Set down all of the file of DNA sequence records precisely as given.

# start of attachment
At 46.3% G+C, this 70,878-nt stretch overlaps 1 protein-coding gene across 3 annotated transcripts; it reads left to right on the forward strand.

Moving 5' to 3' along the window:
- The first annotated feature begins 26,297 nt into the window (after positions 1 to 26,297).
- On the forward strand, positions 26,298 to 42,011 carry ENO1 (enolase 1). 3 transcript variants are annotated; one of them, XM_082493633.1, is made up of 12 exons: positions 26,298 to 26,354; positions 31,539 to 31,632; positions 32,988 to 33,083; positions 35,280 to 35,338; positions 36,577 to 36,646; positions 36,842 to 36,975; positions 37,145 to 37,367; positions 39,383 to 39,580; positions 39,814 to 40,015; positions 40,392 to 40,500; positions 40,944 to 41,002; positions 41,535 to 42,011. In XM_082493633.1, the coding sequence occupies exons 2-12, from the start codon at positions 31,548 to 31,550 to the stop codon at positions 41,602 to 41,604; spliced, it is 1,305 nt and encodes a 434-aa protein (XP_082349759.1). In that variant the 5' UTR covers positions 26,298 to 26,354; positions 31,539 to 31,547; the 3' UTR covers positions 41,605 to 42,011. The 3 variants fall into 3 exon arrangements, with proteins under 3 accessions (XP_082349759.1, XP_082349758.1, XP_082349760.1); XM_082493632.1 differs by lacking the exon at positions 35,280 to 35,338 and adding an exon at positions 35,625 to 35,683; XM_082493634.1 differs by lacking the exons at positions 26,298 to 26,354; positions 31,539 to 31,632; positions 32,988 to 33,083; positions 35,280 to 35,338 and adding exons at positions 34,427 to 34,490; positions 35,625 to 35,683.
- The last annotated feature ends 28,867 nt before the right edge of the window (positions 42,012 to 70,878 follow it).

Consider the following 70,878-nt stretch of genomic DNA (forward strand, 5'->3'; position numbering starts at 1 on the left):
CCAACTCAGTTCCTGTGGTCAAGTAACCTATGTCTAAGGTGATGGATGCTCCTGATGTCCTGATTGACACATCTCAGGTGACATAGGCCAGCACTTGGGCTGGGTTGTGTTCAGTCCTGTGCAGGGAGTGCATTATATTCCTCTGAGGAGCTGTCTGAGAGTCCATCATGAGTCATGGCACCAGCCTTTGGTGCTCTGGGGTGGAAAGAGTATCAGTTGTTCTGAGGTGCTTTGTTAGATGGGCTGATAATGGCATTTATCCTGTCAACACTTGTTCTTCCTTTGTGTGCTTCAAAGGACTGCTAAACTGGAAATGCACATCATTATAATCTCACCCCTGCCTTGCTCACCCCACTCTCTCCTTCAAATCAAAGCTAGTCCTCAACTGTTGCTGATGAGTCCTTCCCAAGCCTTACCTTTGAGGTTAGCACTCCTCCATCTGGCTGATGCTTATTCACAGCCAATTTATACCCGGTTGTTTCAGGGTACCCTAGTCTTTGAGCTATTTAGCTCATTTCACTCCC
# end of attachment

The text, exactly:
At 46.3% G+C, this 70,878-nt stretch overlaps 1 protein-coding gene across 3 annotated transcripts; it reads left to right on the forward strand.

Moving 5' to 3' along the window:
- The first annotated feature begins 26,297 nt into the window (after positions 1 to 26,297).
- On the forward strand, positions 26,298 to 42,011 carry ENO1 (enolase 1). 3 transcript variants are annotated; one of them, XM_082493633.1, is made up of 12 exons: positions 26,298 to 26,354; positions 31,539 to 31,632; positions 32,988 to 33,083; positions 35,280 to 35,338; positions 36,577 to 36,646; positions 36,842 to 36,975; positions 37,145 to 37,367; positions 39,383 to 39,580; positions 39,814 to 40,015; positions 40,392 to 40,500; positions 40,944 to 41,002; positions 41,535 to 42,011. In XM_082493633.1, the coding sequence occupies exons 2-12, from the start codon at positions 31,548 to 31,550 to the stop codon at positions 41,602 to 41,604; spliced, it is 1,305 nt and encodes a 434-aa protein (XP_082349759.1). In that variant the 5' UTR covers positions 26,298 to 26,354; positions 31,539 to 31,547; the 3' UTR covers positions 41,605 to 42,011. The 3 variants fall into 3 exon arrangements, with proteins under 3 accessions (XP_082349759.1, XP_082349758.1, XP_082349760.1); XM_082493632.1 differs by lacking the exon at positions 35,280 to 35,338 and adding an exon at positions 35,625 to 35,683; XM_082493634.1 differs by lacking the exons at positions 26,298 to 26,354; positions 31,539 to 31,632; positions 32,988 to 33,083; positions 35,280 to 35,338 and adding exons at positions 34,427 to 34,490; positions 35,625 to 35,683.
- The last annotated feature ends 28,867 nt before the right edge of the window (positions 42,012 to 70,878 follow it).

Consider the following 70,878-nt stretch of genomic DNA (forward strand, 5'->3'; position numbering starts at 1 on the left):
CCAACTCAGTTCCTGTGGTCAAGTAACCTATGTCTAAGGTGATGGATGCTCCTGATGTCCTGATTGACACATCTCAGGTGACATAGGCCAGCACTTGGGCTGGGTTGTGTTCAGTCCTGTGCAGGGAGTGCATTATATTCCTCTGAGGAGCTGTCTGAGAGTCCATCATGAGTCATGGCACCAGCCTTTGGTGCTCTGGGGTGGAAAGAGTATCAGTTGTTCTGAGGTGCTTTGTTAGATGGGCTGATAATGGCATTTATCCTGTCAACACTTGTTCTTCCTTTGTGTGCTTCAAAGGACTGCTAAACTGGAAATGCACATCATTATAATCTCACCCCTGCCTTGCTCACCCCACTCTCTCCTTCAAATCAAAGCTAGTCCTCAACTGTTGCTGATGAGTCCTTCCCAAGCCTTACCTTTGAGGTTAGCACTCCTCCATCTGGCTGATGCTTATTCACAGCCAATTTATACCCGGTTGTTTCAGGGTACCCTAGTCTTTGAGCTATTTAGCTCATTTCACTCCC